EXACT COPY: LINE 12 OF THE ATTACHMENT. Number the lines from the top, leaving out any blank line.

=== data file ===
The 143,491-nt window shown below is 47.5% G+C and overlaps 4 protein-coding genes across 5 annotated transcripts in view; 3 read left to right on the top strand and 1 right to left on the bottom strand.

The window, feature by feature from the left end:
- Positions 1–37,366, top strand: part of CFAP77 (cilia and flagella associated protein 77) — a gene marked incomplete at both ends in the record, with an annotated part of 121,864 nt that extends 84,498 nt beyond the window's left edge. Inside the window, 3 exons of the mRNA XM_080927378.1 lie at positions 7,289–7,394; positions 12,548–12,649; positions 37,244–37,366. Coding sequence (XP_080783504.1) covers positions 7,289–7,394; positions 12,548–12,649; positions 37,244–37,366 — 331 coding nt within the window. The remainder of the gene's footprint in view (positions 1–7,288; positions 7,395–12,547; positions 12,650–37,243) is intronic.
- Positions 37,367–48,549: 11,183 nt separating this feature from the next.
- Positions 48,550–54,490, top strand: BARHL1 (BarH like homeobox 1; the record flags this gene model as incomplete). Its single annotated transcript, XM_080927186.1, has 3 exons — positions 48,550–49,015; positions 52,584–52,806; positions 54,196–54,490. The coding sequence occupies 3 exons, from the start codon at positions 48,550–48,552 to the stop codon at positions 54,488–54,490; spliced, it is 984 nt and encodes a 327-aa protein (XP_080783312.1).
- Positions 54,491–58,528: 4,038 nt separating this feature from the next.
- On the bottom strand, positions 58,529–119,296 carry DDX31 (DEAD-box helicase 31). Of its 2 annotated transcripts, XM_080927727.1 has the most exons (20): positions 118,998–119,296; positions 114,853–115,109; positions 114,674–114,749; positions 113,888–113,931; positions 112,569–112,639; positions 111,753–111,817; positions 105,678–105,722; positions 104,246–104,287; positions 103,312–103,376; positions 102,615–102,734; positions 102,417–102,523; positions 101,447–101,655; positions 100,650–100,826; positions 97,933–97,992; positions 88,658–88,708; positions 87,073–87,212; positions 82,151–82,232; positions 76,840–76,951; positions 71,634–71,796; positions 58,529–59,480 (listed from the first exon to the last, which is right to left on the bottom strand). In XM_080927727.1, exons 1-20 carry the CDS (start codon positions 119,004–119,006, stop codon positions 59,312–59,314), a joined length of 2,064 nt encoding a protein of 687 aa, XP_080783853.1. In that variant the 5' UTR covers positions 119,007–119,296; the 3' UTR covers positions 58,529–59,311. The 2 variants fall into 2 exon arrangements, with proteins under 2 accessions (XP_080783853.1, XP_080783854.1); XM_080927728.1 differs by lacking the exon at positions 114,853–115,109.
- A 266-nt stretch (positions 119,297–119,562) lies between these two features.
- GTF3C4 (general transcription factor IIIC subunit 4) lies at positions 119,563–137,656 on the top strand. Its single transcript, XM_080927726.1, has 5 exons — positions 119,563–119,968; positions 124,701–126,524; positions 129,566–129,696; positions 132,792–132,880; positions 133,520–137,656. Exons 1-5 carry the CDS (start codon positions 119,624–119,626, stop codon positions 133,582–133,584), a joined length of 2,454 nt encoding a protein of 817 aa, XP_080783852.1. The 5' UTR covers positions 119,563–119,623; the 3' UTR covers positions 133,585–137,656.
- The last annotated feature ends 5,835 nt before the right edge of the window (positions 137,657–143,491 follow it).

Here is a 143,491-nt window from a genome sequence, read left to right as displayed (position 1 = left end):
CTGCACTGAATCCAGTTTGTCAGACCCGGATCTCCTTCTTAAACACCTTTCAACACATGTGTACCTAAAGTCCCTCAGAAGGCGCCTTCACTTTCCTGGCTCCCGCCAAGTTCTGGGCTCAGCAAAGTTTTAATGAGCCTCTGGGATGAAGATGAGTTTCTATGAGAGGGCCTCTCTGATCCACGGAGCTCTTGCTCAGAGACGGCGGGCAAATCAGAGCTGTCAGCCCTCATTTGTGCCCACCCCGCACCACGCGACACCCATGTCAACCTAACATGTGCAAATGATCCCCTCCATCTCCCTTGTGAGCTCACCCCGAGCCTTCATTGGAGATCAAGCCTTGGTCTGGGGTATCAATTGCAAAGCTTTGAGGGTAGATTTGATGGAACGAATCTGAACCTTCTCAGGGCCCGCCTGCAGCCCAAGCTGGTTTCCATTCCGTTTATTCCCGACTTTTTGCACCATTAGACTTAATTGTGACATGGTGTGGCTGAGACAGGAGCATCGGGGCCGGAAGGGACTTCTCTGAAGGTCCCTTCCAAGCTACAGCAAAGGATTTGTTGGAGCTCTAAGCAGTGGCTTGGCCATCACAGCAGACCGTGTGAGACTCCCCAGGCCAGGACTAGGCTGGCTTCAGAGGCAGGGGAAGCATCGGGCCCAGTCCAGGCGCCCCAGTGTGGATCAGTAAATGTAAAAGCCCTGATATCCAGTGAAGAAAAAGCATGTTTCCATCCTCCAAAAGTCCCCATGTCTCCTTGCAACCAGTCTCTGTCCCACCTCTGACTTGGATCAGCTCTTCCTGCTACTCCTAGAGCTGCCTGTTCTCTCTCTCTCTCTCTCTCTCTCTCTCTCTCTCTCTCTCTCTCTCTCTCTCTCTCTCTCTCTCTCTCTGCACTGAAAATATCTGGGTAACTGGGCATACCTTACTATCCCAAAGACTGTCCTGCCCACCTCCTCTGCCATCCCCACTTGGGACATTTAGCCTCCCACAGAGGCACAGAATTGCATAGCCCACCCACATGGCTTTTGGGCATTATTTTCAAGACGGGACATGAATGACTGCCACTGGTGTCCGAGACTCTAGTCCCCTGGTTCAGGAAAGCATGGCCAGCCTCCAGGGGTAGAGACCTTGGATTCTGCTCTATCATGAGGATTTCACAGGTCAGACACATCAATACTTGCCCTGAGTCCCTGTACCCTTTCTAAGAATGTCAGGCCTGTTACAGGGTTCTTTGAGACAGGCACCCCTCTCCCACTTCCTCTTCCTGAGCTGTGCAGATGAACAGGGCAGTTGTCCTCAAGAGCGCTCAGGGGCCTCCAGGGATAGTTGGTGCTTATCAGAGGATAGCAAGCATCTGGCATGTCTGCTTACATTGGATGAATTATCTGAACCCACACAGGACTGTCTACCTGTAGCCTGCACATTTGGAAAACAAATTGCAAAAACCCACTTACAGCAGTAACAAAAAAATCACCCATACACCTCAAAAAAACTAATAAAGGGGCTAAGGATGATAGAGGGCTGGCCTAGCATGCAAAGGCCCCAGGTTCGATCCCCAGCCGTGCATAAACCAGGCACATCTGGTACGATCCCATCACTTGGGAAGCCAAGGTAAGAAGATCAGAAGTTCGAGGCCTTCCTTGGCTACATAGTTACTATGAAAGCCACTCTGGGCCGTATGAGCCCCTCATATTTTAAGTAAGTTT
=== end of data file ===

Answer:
CTGCACTGAATCCAGTTTGTCAGACCCGGATCTCCTTCTTAAACACCTTTCAACACATGTGTACCTAAAGTCCCTCAGAAGGCGCCTTCACTTTCCTGGCTCCCGCCAAGTTCTGGGCTCAGCAAAGTTTTAATGAGCCTCTGGGATGAAGATGAGTTTCTATGAGAGGGCCTCTCTGATCCACGGAGCTCTTGCTCAGAGACGGCGGGCAAATCAGAGCTGTCAGCCCTCATTTGTGCCCACCCCGCACCACGCGACACCCATGTCAACCTAACATGTGCAAATGATCCCCTCCATCTCCCTTGTGAGCTCACCCCGAGCCTTCATTGGAGATCAAGCCTTGGTCTGGGGTATCAATTGCAAAGCTTTGAGGGTAGATTTGATGGAACGAATCTGAACCTTCTCAGGGCCCGCCTGCAGCCCAAGCTGGTTTCCATTCCGTTTATTCCCGACTTTTTGCACCATTAGACTTAATTGTGACATGGTGTGGCTGAGACAGGAGCATCGGGGCCGGAAGGGACTTCTCTGAAGGTCCCTTCCAAGCTACAGCAAAGGATTTGTTGGAGCTCTAAGCAGTGGCTTGGCCATCACAGCAGACCGTGTGAGACTCCCCAGGCCAGGACTAGGCTGGCTTCAGAGGCAGGGGAAGCATCGGGCCCAGTCCAGGCGCCCCAGTGTGGATCAGTAAATGTAAAAGCCCTGATATCCAGTGAAGAAAAAGCATGTTTCCATCCTCCAAAAGTCCCCATGTCTCCTTGCAACCAGTCTCTGTCCCACCTCTGACTTGGATCAGCTCTTCCTGCTACTCCTAGAGCTGCCTGTTCTCTCTCTCTCTCTCTCTCTCTCTCTCTCTCTCTCTCTCTCTCTCTCTCTCTCTCTCTCTCTCTCTCTGCACTGAAAATATCTGGGTAACTGGGCATACCTTACTATCCCAAAGACTGTCCTGCCCACCTCCTCTGCCATCCCCACTTGGGACATTTAGCCTCCCACAGAGGCACAGAATTGCATAGCCCACCCACATGGCTTTTGGGCATTATTTTCAAGACGGGACATGAATGACTGCCACTGGTGTCCGAGACTCTAGTCCCCTGGTTCAGGAAAGCATGGCCAGCCTCCAGGGGTAGAGACCTTGGATTCTGCTCTATCATGAGGATTTCACAGGTCAGACACATCAATACTTGCCCTGAGTCCCTGTACCCTTTCTAAGAATGTCAGGCCTGTTACAGGGTTCTTTGAGACAGGCACCCCTCTCCCACTTCCTCTTCCTGAGCTGTGCAGATGAACAGGGCAGTTGTCCTCAAGAGCGCTCAGGGGCCTCCAGGGATAGTTGGTGCTTATCAGAGGATAGCAAGCATCTGGCATGTCTGCTTACATTGGATGAATTATCTGAACCCACACAGGACTGTCTACCTGTAGCCTGCACATTTGGAAAACAAATTGCAAAAACCCACTTACAGCAGTAACAAAAAAATCACCCATACACCTCAAAAAAACTAATAAAGGGGCTAAGGATGATAGAGGGCTGGCCTAGCATGCAAAGGCCCCAGGTTCGATCCCCAGCCGTGCATAAACCAGGCACATCTGGTACGATCCCATCACTTGGGAAGCCAAGGTAAGAAGATCAGAAGTTCGAGGCCTTCCTTGGCTACATAGTTACTATGAAAGCCACTCTGGGCCGTATGAGCCCCTCATATTTTAAGTAAGTTT